by M.A.Sumanthiran M.P.
Whilst shame keeps its watch, virtue is not wholly extinguished in the heart; nor will moderation be utterly exiled from the minds of tyrants. – Edmund Burke (1729–1797)
Last week in Parliament, I pleaded with my fellow MPs to listen to the voices of moderation. I appealed to them to do their best to prevent extremist forces on either side from destroying our future. Now I appeal to the members of the public to do the same. Do not for a moment underestimate the power that still resides in you, the reasonable-minded citizens of this country. Your leaders still fear the shame you might impose on them for extremist views.
During my short tenure in politics, I have observed a glimmer of hope. That glimmer does not emanate from the sparkling new streetlamps, the shiny new expressways, or the other glistening things that are presented to us as evidence of progress and development. Hope comes from the moderate and non-violent path that so many have chosen to follow. There are still some who choose to endure immeasurable suffering and humiliation without retaliating with violence or aggression. As long as such individuals remain in Sri Lanka, there is still hope.
The false dichotomy
A false dichotomy of ‘moderation’ and ‘extremism’ has emerged to discredit reasonable demands for autonomy. We must, however, reflect on the meaning of these words and apply them only when appropriate. On the one hand, we must not demonise moderate voices merely because we disagree with them. On the other, we must not venerate extremist voices merely because they target those with whom we disagree. The real test of moderation lies in the manner of engagement. The true moderates are those who believe that, whatever their political aspirations, they must be pursued in a manner that does not undermine the rights of other individuals and communities; in a manner that expands the freedoms of those who are struggling, as well as those they are struggling against.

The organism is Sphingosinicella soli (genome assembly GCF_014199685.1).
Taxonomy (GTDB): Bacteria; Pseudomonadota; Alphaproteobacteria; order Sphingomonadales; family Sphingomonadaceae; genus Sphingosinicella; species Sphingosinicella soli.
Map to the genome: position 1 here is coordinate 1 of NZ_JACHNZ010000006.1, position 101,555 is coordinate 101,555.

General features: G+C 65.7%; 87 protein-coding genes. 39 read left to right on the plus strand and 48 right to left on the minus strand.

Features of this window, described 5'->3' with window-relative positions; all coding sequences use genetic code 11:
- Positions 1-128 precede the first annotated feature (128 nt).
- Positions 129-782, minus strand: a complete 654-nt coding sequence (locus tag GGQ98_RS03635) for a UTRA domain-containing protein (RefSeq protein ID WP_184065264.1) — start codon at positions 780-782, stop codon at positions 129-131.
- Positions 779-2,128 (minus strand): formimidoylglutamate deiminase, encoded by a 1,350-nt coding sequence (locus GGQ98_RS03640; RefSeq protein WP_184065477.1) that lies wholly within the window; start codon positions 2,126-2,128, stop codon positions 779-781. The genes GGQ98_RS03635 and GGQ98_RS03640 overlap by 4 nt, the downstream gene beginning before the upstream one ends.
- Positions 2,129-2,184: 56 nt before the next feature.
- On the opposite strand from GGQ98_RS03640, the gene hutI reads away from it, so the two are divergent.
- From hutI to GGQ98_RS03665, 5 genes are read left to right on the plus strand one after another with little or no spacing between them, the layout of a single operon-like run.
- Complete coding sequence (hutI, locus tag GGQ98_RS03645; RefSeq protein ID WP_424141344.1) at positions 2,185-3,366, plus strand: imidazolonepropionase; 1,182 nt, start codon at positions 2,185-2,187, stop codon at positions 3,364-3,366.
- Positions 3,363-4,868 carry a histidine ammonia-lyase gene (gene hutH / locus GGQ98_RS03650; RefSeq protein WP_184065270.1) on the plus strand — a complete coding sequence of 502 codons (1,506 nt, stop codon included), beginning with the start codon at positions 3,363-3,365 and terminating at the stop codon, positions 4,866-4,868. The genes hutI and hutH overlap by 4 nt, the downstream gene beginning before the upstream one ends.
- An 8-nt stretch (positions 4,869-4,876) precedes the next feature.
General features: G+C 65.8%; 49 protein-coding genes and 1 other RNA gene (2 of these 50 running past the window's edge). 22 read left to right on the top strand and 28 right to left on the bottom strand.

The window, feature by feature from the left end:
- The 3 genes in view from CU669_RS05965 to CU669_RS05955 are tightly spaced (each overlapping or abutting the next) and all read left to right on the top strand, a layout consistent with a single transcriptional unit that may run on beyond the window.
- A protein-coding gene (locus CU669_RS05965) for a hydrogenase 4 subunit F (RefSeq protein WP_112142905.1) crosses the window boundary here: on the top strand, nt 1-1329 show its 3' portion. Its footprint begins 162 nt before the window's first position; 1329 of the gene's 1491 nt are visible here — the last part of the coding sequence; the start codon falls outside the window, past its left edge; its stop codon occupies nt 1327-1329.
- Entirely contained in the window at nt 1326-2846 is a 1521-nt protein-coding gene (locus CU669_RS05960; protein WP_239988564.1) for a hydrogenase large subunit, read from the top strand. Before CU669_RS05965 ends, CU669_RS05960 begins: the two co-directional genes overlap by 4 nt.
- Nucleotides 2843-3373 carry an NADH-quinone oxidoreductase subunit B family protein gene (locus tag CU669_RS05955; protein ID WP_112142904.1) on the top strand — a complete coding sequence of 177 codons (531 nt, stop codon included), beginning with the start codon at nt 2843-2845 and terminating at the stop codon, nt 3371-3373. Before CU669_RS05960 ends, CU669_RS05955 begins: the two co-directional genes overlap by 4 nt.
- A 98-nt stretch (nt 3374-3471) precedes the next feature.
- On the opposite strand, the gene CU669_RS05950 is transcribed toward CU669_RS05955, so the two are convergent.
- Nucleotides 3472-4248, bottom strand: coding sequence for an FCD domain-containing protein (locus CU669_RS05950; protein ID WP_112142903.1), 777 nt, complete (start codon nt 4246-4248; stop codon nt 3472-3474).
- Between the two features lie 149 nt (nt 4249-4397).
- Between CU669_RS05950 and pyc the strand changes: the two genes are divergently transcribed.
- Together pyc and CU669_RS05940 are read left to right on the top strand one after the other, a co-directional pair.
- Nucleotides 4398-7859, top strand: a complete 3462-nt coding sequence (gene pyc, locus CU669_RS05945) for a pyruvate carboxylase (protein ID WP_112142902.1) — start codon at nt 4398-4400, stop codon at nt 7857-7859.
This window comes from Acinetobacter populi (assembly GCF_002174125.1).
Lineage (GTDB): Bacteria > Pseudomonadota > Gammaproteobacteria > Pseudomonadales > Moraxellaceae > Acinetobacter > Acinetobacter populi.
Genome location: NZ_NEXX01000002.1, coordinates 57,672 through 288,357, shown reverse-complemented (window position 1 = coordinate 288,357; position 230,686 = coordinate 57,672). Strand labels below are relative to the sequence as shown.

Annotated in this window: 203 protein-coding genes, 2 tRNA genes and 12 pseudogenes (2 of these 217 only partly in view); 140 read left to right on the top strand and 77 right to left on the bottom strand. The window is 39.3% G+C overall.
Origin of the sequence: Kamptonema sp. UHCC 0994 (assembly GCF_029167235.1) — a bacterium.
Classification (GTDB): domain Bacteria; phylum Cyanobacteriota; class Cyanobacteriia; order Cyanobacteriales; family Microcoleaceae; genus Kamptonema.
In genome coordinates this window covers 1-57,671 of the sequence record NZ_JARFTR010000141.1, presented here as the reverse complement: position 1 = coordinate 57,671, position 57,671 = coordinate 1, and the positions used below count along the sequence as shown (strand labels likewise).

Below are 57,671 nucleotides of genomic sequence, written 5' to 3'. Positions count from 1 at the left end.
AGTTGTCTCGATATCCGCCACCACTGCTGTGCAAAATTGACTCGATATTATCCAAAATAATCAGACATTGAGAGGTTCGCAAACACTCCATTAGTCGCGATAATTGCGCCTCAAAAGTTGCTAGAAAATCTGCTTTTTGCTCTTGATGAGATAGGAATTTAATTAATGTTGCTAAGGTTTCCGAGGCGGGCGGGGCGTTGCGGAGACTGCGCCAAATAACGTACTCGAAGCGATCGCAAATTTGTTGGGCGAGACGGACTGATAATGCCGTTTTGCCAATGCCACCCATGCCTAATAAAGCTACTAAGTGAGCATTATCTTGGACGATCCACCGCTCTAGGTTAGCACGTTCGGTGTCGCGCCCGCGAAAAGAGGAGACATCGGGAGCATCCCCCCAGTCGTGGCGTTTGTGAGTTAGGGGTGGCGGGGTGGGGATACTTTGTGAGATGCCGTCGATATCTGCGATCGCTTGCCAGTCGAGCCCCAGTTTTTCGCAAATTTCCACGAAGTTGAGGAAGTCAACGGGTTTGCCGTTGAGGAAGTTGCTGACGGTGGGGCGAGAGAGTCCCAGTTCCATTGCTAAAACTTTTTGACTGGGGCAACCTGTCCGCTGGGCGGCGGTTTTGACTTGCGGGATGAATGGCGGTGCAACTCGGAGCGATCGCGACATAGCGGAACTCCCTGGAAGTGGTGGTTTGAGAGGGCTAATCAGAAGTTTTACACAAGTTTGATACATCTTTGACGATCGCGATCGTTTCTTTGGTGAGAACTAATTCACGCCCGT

Emblems of moderation
The ideal of true moderation is reinforced each time the widows and mothers of this country, overcome with grief for their missing husbands and children, choose to protest with dignity rather than with malice. We have seen such emblems of moderation in the South and we continue to see them in the North and East. The Muslim men and women who endure daily indignities with quiet restraint undoubtedly reaffirm this ideal. The ideal is strengthened each time the displaced communities of Valikamam engage in Satyagraha instead of expressing their frustration through violence.
Indeed, there is some measure of hope left. I even witnessed it in Parliament last week when, amidst unruly interruptions, the Leader of the Tamil National Alliance chose to respond with temperance instead of retorting in kind. Despite incessant ridicule, he continued to appeal to reason in his speech. These acts of obdurate moderation are the dams that keep the virulent waters from flooding our fields. There is still hope, as long as a few of us remain committed to reasonable, non-violent and dignified means of resolving our differences. We are reminded that we can remain civilised peoples each time we choose to remain dignified in the face of extreme indignity.